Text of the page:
Hi, everyone! I haven't posted in a long time but just wanted to pop in and say "Hi." I've been MIA bc I hit a major speed bump at the end of 2014 physically which led to my diagnosis with "Delayed Onset PTSD." I thought I was just getting better with time but it appears that I just suppressed everything I didn't want to remember and now it's coming back appallingly bc of events that triggered it last year. But on to business:
Hi, Dick - Thanks for your question. It spoke to me bc I was HORRIFIED when I got kicked out of Therapy the first time. My Rupture and Stroke were in 2011. I spent 2.5 months as an inpatient and refused to say goodbye to my inpatient PT (A2) bc I was discharged in a wheelchair to fly home with my parents (across the US) and I couldn't express myself but felt instinctively that I could not walk yet, and this was a bad thing.
I was similarly distressed when I got discharged from my first outpatient hospital soon after I learned how to walk. They said my body needed more time to "incubate" or whatever - i.e. I couldn't be taken to the next level. I cried for weeks and practiced stuff I wasn't allowed to do alone to look "better" so they would keep me. It didn't work. They kicked me out anyway. My PT (A6, the one who taught me to walk) explained when I finally admitted I was nervous and he had noticed my blood pressure skyrocketing, "Therapy is about living life…don't be nervous."
3 years later I saw both of them (at different times). When I went to OR I saw A2 and was like, Hey, A - look - I can walk and stuff!! I arranged to see A6 at a local park to celebrate my walking anniversary and when he saw me (it was the first time since he taught me to walk 3 years prior) he was just like, WOW. And then there was a lot of gawking. Let me just say that unless that kind of looking is a part of your profession you cannot get away with it in normal life. FYI, folks.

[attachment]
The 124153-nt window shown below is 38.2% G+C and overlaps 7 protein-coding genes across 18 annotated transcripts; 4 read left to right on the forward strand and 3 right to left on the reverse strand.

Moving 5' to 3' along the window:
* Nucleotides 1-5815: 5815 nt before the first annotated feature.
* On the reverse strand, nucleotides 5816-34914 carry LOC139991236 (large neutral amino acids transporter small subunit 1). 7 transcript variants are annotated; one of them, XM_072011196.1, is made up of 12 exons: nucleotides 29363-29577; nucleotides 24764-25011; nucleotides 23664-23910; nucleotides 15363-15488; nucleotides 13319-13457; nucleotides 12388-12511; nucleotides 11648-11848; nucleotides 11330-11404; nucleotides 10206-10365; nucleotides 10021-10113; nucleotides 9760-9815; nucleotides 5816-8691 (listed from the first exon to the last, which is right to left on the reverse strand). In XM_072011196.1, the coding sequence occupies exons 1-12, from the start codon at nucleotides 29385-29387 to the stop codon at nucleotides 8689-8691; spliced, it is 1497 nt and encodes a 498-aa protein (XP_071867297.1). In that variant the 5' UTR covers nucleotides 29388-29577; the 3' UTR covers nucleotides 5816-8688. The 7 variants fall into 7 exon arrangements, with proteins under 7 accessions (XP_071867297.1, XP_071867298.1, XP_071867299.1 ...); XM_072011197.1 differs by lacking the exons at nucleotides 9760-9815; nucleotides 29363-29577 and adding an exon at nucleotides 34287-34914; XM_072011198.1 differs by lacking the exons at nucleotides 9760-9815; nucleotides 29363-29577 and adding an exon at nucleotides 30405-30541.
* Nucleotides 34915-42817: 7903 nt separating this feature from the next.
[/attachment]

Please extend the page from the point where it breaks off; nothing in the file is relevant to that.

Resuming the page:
Anyway, I was permanently discharged from Rehab (after 4+ outpatient places) in October 2014 and I told my PT that emotionally I would really appreciate it if she'd cut me loose real slow like bc I get really rattled when it's time to leave. The relationship with my Therapists has ALWAYS been intense. I know the names of the people who taught me to sit, stand, swallow, walk, etc. and I will always be grateful. But when I changed to Medicare under Social Security Disability I knew insurance would stop paying for things so I started setting up the infrastructure for my long term Recovery under the 100% self funded model. Here are some tips:
1) Recovery stops when YOU stop. A rehab doc told me this. So many members here are living proof that gains keep coming years and years post injury. Even though you're not a part of a formal rehab program it's critical to continue to set goals and keep a schedule. They did a monthly check in at my hospitals to evaluate and measure progress. I've had definite setbacks, but keeping goals in mind makes me focus on the big picture.